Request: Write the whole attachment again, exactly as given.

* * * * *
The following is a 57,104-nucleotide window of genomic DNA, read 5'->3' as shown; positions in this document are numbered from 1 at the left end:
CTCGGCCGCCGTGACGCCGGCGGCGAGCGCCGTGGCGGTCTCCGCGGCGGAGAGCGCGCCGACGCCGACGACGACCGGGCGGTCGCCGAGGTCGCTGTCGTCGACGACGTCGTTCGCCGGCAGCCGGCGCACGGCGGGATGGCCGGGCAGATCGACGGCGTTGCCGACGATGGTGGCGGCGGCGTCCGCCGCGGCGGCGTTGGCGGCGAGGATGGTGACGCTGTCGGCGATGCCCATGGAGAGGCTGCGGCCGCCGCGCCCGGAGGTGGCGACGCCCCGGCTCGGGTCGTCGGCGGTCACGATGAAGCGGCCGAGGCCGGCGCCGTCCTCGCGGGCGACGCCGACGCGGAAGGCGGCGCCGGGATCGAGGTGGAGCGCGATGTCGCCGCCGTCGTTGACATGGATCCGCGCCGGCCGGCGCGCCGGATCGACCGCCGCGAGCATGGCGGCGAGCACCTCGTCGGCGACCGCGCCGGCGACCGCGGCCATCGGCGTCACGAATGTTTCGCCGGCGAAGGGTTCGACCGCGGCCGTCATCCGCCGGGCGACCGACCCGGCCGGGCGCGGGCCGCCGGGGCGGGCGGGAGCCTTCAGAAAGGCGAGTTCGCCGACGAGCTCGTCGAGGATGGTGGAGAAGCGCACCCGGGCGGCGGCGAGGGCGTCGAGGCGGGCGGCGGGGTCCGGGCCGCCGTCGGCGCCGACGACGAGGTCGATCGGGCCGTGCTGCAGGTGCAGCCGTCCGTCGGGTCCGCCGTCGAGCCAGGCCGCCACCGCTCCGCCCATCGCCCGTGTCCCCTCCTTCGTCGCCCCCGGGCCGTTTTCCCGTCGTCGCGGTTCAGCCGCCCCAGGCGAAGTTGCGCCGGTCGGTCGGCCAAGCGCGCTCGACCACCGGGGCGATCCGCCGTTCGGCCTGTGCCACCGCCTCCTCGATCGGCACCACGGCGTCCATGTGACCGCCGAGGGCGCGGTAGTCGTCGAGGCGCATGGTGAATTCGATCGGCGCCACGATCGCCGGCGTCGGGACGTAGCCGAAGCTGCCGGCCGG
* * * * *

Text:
The following is a 57,104-nucleotide window of genomic DNA, read 5'->3' as shown; positions in this document are numbered from 1 at the left end:
CTCGGCCGCCGTGACGCCGGCGGCGAGCGCCGTGGCGGTCTCCGCGGCGGAGAGCGCGCCGACGCCGACGACGACCGGGCGGTCGCCGAGGTCGCTGTCGTCGACGACGTCGTTCGCCGGCAGCCGGCGCACGGCGGGATGGCCGGGCAGATCGACGGCGTTGCCGACGATGGTGGCGGCGGCGTCCGCCGCGGCGGCGTTGGCGGCGAGGATGGTGACGCTGTCGGCGATGCCCATGGAGAGGCTGCGGCCGCCGCGCCCGGAGGTGGCGACGCCCCGGCTCGGGTCGTCGGCGGTCACGATGAAGCGGCCGAGGCCGGCGCCGTCCTCGCGGGCGACGCCGACGCGGAAGGCGGCGCCGGGATCGAGGTGGAGCGCGATGTCGCCGCCGTCGTTGACATGGATCCGCGCCGGCCGGCGCGCCGGATCGACCGCCGCGAGCATGGCGGCGAGCACCTCGTCGGCGACCGCGCCGGCGACCGCGGCCATCGGCGTCACGAATGTTTCGCCGGCGAAGGGTTCGACCGCGGCCGTCATCCGCCGGGCGACCGACCCGGCCGGGCGCGGGCCGCCGGGGCGGGCGGGAGCCTTCAGAAAGGCGAGTTCGCCGACGAGCTCGTCGAGGATGGTGGAGAAGCGCACCCGGGCGGCGGCGAGGGCGTCGAGGCGGGCGGCGGGGTCCGGGCCGCCGTCGGCGCCGACGACGAGGTCGATCGGGCCGTGCTGCAGGTGCAGCCGTCCGTCGGGTCCGCCGTCGAGCCAGGCCGCCACCGCTCCGCCCATCGCCCGTGTCCCCTCCTTCGTCGCCCCCGGGCCGTTTTCCCGTCGTCGCGGTTCAGCCGCCCCAGGCGAAGTTGCGCCGGTCGGTCGGCCAAGCGCGCTCGACCACCGGGGCGATCCGCCGTTCGGCCTGTGCCACCGCCTCCTCGATCGGCACCACGGCGTCCATGTGACCGCCGAGGGCGCGGTAGTCGTCGAGGCGCATGGTGAATTCGATCGGCGCCACGATCGCCGGCGTCGGGACGTAGCCGAAGCTGCCGGCCGG